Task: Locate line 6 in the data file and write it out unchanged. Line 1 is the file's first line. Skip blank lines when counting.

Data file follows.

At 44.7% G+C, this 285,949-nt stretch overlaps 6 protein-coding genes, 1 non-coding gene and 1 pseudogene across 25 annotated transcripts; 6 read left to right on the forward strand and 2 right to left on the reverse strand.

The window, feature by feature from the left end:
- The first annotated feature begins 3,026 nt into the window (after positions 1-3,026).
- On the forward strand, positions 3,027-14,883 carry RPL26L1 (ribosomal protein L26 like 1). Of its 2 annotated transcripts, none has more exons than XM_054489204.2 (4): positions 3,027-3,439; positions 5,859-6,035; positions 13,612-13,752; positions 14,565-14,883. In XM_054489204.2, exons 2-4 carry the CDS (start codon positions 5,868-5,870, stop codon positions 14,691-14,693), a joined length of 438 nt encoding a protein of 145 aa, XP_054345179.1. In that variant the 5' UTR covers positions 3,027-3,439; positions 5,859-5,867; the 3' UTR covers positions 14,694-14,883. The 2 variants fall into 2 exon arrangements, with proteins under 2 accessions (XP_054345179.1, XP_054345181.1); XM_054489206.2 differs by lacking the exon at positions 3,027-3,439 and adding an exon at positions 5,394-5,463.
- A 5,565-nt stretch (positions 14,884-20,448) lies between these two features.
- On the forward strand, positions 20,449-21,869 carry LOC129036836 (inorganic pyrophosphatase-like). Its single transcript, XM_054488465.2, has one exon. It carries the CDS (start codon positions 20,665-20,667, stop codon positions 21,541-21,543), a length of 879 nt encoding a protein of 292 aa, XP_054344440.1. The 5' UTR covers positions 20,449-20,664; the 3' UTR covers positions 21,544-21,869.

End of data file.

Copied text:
- On the forward strand, positions 20,449-21,869 carry LOC129036836 (inorganic pyrophosphatase-like). Its single transcript, XM_054488465.2, has one exon. It carries the CDS (start codon positions 20,665-20,667, stop codon positions 21,541-21,543), a length of 879 nt encoding a protein of 292 aa, XP_054344440.1. The 5' UTR covers positions 20,449-20,664; the 3' UTR covers positions 21,544-21,869.